By Kenton X. Chance

PORT MORESBY, Papua New Guinea (CMC) — A senior official of the Africa, Caribbean and Pacific (ACP) group of nations says sustainable agriculture for food security, resilience and prosperity is an important area of focus within the 79-member grouping.

The world population is expected to increase from seven to nine billion by 2050, with much of that growth forecast to take place in developing countries, many of them within the ACP region.

ACP Assistant Secretary General, Henrique Banze, said on Monday that agriculture is critical for the achievement of the Sustainable Development Goals (SDGs) and central to the implementation of the vision of the ACP group.

Among the 17 goals and 169 targets, SDG 2 and its five targets focus on food and nutrition security and agriculture. Other SDGs address important aspects of food and agricultural issues, including women empowerment, post-harvest and food losses, access to land and regulation of fishing.

“Agriculture is a key sector for most of the ACP countries in terms of economic growth, employment and nutrition,” Banze told an event in the margins of the 8th ACP Summit of Heads of States and Governments.

The event, which was dubbed “Sustainable Agriculture for Food Security, Resilience and Prosperity in the ACP”, was organised by the ACP Secretariat and the Technical Central for Agriculture and Rural Corporation (CTA), a joint ACP-European Union agency.

Banze said that although impacted by climate change, the agriculture sector offers new opportunities for farmers and value change actors, adding that agriculture transformation is the key for the ACP countries.

He said agribusiness development and private sector development are a priority for the ACP group, which is looking at strategies to advance agriculture and fisheries products, which can compete in local, regional and international markets.

The ACP official said that because the agricultural sector employs many women, it offers renewed opportunity to improve their production and processing technique and increase their revenues, which guarantees increase livelihoods and family care.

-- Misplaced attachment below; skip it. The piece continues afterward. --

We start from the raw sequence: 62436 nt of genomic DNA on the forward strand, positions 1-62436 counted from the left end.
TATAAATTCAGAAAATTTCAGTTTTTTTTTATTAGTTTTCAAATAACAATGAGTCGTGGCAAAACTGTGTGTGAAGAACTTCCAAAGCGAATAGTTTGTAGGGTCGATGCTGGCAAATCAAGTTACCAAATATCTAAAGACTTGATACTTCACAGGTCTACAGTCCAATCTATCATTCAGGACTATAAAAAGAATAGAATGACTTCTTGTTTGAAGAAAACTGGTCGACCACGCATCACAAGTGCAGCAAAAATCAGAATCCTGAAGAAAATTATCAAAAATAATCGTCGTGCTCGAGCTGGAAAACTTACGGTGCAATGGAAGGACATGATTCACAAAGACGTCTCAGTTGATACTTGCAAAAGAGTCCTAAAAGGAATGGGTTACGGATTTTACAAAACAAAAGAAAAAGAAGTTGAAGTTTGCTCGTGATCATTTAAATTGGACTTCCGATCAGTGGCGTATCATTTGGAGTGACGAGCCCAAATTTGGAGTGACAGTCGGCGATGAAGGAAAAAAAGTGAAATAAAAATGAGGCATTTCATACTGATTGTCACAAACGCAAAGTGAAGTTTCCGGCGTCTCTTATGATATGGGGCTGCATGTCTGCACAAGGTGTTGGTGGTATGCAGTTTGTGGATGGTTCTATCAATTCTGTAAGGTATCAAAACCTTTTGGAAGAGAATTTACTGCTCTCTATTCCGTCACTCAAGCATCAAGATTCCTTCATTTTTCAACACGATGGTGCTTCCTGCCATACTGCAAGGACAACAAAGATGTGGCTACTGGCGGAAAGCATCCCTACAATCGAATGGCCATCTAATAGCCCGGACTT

Banze said, however, that a more favourable investment climate is needed in some countries.

“And by looking at the countries that have succeeded in transforming their sector, we can learn that agro-industry and agribusiness are clear avenues for inclusive growth.”

CTA Director, Michael Hailu, told the panel that food production will have to increase by 70 per cent to meet the demands of a growing world population.

Hailu said the need to adapt agricultural systems to respond to climate change and extreme weather events has never been more urgent.

He said that as a source of employment for the majority of ACP populations, agriculture is crucial for poverty reduction and sustainable development.

“Poverty cannot be eliminated with subsistence agriculture. Agriculture must be transformed into profitable business if it is to become a real engine for growth,” Hailu said, adding “this requires a mind-set change among policymakers and farmers as well as a significant and … investment by the public and private sector”.

He said given the dominance of agriculture in the economy of most ACP counties, increase productivity in the sector will be a key driver and a critical component of sustainable growth.